Just how good has Sutil been in the wet?  He took third on the grid in the 2009 Grand Prix of Brazil, when much of qualifying was run in a Sao Paulo downpour.  He did this in a Force India-Mercedes VJM02, a car which was very fast in a straight line, but lacked grip and downforce in medium-speed and slow corners.  He did this in the same race when the eventual 2009 World Champion, Jenson Button, floundered onto P14 on the grid with the Constructors’ World Championship-winning Brawn BGP 001; he did this in the same race Button’s championship runner-up, Sebastian Vettel (himself an acknowledged wet-weather meister), could only manage sixteenth on the grid in the Adrian Newey-designed Red Bull RB5.

There have been other occasions when Sutil displayed his wet-weather superiority.  He clawed his way up the order after qualifying in P18 for the 2008 Monaco Grand Prix.  The start of the race was wet, but even so, on a circuit where overtaking is almost impossible in the best possible conditions, Sutil gained fourteen positions and was running strongly in fourth very late in the race when his Force India was clobbered from behind by Kimi Raikkonen and was eliminated.  The previous year, Sutil impressed yet again by scoring a point for Spyker (Force India’s name prior to 2008) in Fuji, site of the 2007 Japanese Grand Prix which was run in a cataclysmic monsoon.

I think that Sutil’s wet-weather abilities are the best amongst the current crop of Grand Prix drivers.  Only fellow German Sebastian Vettel is close.   Sutil’s performances in the wet are all the more impressive since he drives for Force India, a team that, while it is steadily improving, is really still at least a step or two away from the top teams.  I wonder how his performances in the wet would be better still if he was driving a Red Bull or a McLaren instead.

But as good as Sutil has been in the wet (he finished 11th in the 2010 GP of China, out of the points, but qualified a brilliant 4th in the wet in Malaysia), he also seems to have a penchant for attracting trouble during the races.  The unfortunate incident in Monaco 2008 is one example.  There are two more memorable examples in 2009, in Spain and, more spectacularly, in Brazil, when Sutil was collected by Jarno Trulli.

The incident in Brazil, in particular, highlighted Sutil’s curious tendency to be involved in spectacular accidents which were not his fault.  On the Reta Oposta straight, Mark Webber chopped across Kimi Raikkonen’s Ferrari and damaged the red car’s front wing.  Behind Raikkonen, Sutil saw what had happened and lined himself up for an overtake going into the Turn 4 and 5 double left-hand complex.  Sutil executed the maneuver, but was sufficiently slowed by Raikkonen, allowing Jarno Trulli to get alongside him on the outside of Turn 5.  Trulli had all four wheels on the exit curb, still slippery after the weekend’s rains, and lost control of his Toyota.  The Toyota speared violently left and punted Sutil’s tail, causing the Force India to spin into the muddy grassy infield, totally out of control, whereupon he collided with the completely innocent Fernando Alonso.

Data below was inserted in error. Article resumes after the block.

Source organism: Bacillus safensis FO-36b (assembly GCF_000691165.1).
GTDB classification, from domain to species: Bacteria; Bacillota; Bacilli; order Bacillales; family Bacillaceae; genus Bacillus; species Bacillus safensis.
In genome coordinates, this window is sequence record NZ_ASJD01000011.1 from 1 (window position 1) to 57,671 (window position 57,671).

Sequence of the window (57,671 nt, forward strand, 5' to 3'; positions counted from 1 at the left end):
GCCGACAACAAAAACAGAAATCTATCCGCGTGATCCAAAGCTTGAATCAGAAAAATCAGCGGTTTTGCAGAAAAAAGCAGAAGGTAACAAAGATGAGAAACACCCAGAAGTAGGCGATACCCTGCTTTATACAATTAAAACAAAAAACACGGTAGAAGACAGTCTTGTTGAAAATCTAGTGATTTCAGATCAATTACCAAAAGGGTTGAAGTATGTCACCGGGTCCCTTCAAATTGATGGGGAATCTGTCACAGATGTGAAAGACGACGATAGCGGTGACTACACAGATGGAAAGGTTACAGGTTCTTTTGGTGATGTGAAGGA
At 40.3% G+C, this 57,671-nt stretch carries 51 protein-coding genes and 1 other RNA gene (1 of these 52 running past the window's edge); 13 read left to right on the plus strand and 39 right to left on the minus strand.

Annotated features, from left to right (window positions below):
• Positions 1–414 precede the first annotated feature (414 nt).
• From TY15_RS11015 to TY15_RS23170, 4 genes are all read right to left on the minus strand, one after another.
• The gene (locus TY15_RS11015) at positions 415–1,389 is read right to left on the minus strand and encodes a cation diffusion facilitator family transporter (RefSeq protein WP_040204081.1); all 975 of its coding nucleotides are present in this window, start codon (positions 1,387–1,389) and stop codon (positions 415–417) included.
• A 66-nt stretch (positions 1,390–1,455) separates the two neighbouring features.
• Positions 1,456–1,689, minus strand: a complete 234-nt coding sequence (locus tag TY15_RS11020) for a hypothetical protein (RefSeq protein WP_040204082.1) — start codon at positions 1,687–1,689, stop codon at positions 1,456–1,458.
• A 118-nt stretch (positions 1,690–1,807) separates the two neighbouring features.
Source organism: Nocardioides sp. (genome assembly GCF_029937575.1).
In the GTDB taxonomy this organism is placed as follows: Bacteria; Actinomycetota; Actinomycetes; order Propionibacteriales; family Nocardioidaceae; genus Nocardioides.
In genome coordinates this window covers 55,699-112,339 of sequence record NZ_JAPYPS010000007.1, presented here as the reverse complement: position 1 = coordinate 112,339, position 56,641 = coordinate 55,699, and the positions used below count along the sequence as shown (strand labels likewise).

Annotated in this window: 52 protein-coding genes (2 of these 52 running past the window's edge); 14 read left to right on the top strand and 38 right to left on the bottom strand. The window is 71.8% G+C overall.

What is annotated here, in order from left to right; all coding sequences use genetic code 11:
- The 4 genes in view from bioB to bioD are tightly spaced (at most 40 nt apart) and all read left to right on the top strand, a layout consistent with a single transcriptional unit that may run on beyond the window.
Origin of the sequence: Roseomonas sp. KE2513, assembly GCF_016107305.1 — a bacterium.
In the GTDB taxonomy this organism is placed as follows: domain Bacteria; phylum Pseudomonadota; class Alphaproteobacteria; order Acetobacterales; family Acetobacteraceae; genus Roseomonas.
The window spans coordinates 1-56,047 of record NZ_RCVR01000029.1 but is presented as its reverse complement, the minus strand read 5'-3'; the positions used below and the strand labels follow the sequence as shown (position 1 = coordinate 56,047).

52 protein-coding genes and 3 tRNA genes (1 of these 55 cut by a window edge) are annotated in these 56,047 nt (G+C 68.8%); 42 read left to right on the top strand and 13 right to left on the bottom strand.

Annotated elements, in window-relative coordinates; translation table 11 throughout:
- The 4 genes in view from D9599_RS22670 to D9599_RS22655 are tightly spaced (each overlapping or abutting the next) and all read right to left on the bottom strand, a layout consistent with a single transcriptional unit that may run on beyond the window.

From the sublime (his mastery over wet weather) to the ridiculous (his penchant for being involved in too many first lap mishaps, even those caused entirely by others), Adrian Sutil is a bit of a conundrum.  To be perfectly honest, I’m not really sure how to rate him and his performances this year.  Too often, and in too many areas, one is forced to say “if only” with him:  If only his skills in the wet (which suggest he’s got top-level car control and sensitivity) also translated themselves on a dry track; if only he beat his teammates (this year, it’s Vitantonio Liuzzi) more decisively on the stopwatch, even if the results tally has him miles ahead; if only he didn’t get collected in someone else’s accident every few races; if only he drove a better, less specialized car (the Force India tends to perform better on circuits where high downforce is not so important).

If only things were that simple…

Vitantonio Liuzzi – “Tonio” won’t ever be mistaken for a Grand Prix winner, much less a genuine World Championship contender.  After fifty-four Grands Prix over five seasons (only three of which are complete; his fourth season, in 2009, he joined only after Force India lost Giancarlo Fisichella to Ferrari after the GP of Belgium), he has earned only seventeen World Championship points, twelve of which are from the 2010 season and its “inflated” points system.

It’s not as if Liuzzi is a driver whose place in F1 should be questioned.  He is a World Champion in karting (2001) as well as the last International F3000 champion (2004), so clearly he’s got solid skills, speed and racecraft.  You simply don’t win championships in motorsports if you don’t have enough of “the right stuff.”

Unfortunately, in Formula One, it appears that you need even more of this undefinable “right stuff” to propel yourself into the realm of consistent race winners and, eventually, World Championship contention.  Some drivers, while qualified in terms of skill, may be found wanting in terms of attitude:  They may not be aggressive enough, ruthless enough, determined enough, to compete for wins and championships.